• An information handling system can include a chassis management controller (CMC) for setting up and controlling profile configurations for the entire information handling system, a single server in the information handling system, and the like. The CMC can include a root file system that may include directories for storing data for different applications associated with the information handling system. Different applications of the CMC can read and write different files to specific directories of the root file system.
  • BRIEF DESCRIPTION OF THE DRAWINGS
  • It will be appreciated that for simplicity and clarity of illustration, elements illustrated in the Figures have not necessarily been drawn to scale. For example, the dimensions of some of the elements are exaggerated relative to other elements. Embodiments incorporating teachings of the present disclosure are shown and described with respect to the drawings presented herein, in which:
  • FIG. 1 is a block diagram of a blade server chassis system;
  • FIG. 2 is a block diagram of a chassis management controller of the blade server chassis system;
  • FIG. 3 is an exemplary table of parameters for applications of the chassis management controller;
  • FIG. 4 is a flow diagram of a method for creating the table of parameters;
  • FIG. 5 is a flow diagram of a method for determining whether to allow an operation associated with an input/output call; and
  • FIG. 6 is a block diagram of a general information handling system.
  • The use of the same reference symbols in different drawings indicates similar or identical items.
  • DETAILED DESCRIPTION OF DRAWINGS
  • The following description in combination with the Figures is provided to assist in understanding the teachings disclosed herein. The following discussion will focus on specific implementations and embodiments of the teachings. This focus is provided to assist in describing the teachings and should not be interpreted as a limitation on the scope or applicability of the teachings. However, other teachings can certainly be utilized in this application.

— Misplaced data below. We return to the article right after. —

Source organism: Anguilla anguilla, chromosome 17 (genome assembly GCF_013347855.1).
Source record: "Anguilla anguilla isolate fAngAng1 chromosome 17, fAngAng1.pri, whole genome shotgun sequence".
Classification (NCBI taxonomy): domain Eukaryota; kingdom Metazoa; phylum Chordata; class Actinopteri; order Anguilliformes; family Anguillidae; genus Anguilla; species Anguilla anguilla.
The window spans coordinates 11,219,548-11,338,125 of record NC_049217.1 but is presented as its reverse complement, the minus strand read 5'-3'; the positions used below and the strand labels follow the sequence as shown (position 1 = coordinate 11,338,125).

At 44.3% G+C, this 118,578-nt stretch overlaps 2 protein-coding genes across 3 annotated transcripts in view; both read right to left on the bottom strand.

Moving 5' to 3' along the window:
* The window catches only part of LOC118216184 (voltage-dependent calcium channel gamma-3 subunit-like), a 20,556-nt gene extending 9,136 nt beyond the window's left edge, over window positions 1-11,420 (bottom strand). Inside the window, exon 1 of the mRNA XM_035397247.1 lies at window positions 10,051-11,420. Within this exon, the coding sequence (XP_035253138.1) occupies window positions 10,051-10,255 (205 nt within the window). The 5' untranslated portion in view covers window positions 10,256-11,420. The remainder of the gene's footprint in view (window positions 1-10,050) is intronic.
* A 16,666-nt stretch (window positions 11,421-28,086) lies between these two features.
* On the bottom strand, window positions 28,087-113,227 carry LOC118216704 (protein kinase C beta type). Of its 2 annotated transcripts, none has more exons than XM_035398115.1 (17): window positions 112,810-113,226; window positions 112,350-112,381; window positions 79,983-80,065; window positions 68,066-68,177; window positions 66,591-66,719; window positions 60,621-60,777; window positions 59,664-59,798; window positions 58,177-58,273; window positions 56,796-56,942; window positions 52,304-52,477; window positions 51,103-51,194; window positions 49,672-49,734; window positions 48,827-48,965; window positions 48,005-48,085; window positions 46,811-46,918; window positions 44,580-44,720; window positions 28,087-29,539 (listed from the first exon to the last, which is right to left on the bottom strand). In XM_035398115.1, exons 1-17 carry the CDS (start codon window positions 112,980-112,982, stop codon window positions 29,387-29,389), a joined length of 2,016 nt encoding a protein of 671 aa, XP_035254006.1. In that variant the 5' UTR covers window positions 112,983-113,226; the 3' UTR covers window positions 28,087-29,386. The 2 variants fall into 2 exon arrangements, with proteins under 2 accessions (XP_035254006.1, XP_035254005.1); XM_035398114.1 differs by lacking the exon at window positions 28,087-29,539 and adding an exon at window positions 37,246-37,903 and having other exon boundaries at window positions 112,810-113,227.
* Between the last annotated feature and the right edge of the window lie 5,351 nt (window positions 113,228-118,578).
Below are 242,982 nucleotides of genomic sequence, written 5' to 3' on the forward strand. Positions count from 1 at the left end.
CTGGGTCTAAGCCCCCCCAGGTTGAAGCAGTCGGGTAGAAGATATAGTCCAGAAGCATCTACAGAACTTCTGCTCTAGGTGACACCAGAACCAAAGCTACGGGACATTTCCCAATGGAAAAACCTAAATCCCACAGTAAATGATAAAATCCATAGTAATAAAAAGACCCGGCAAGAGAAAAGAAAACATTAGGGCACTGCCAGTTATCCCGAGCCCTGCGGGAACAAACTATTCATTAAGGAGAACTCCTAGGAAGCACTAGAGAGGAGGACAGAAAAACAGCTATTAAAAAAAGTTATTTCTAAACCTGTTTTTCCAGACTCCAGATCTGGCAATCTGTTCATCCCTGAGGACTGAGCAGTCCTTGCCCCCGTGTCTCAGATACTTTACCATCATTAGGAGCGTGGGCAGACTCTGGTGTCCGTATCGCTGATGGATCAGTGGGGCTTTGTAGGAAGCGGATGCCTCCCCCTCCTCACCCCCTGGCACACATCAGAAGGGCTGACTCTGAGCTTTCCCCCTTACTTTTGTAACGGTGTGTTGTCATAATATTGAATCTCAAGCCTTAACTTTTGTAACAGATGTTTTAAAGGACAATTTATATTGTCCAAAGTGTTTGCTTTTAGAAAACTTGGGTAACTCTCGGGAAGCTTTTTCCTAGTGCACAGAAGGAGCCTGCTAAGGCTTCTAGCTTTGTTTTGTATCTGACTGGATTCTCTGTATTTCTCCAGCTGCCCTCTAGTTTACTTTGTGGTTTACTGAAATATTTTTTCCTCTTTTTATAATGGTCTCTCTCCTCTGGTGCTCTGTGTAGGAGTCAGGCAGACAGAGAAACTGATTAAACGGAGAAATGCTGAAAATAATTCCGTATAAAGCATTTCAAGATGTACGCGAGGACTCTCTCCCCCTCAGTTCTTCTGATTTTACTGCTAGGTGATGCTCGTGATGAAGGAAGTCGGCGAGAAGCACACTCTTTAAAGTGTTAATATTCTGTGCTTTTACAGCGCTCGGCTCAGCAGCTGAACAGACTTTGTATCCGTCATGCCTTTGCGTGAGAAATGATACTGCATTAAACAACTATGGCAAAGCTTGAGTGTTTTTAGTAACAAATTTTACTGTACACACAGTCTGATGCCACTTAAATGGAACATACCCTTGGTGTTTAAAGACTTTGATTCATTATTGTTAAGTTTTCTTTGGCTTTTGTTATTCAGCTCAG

• FIG. 1 shows a blade server chassis system 100 of information handling system. For purposes of this disclosure, the information handling system may include any instrumentality or aggregate of instrumentalities operable to compute, classify, process, transmit, receive, retrieve, originate, switch, store, display, manifest, detect, record, reproduce, handle, or utilize any form of information, intelligence, or data for business, scientific, control, entertainment, or other purposes. For example, an information handling system may be a personal computer, a PDA, a consumer electronic device, a network server or storage device, a switch router or other network communication device, or any other suitable device and may vary in size, shape, performance, functionality, and price. The information handling system may include memory, one or more processing resources such as a central processing unit (CPU) or hardware or software control logic. Additional components of the information handling system may include one or more storage devices, one or more communications ports for communicating with external devices as well as various input and output (I/O) devices, such as a keyboard, a mouse, and a video display. The information handling system may also include one or more buses operable to transmit communications between the various hardware components.
  • Remote user 102 can communicate with a server chassis 104 via a network 106. The server chassis 104 includes servers 108, 110, and 112, a chassis management controller (CMC) 114, and a local interface card 116. Each of the servers 108, 110, and 112 can include a controller 118. The remote user 102 can communicate with the controller 118 of each of the servers 108, 110, and 112, and with the CMC 114 via the network 106. The CMC 114 is in communication with the local interface card 116, and with the controller 118 of each of the servers 108, 110, and 112. The local interface card 116 is in communication with the controller 118 of each of the servers 108, 110, and 112, with a local display 120, and with a local keyboard 122.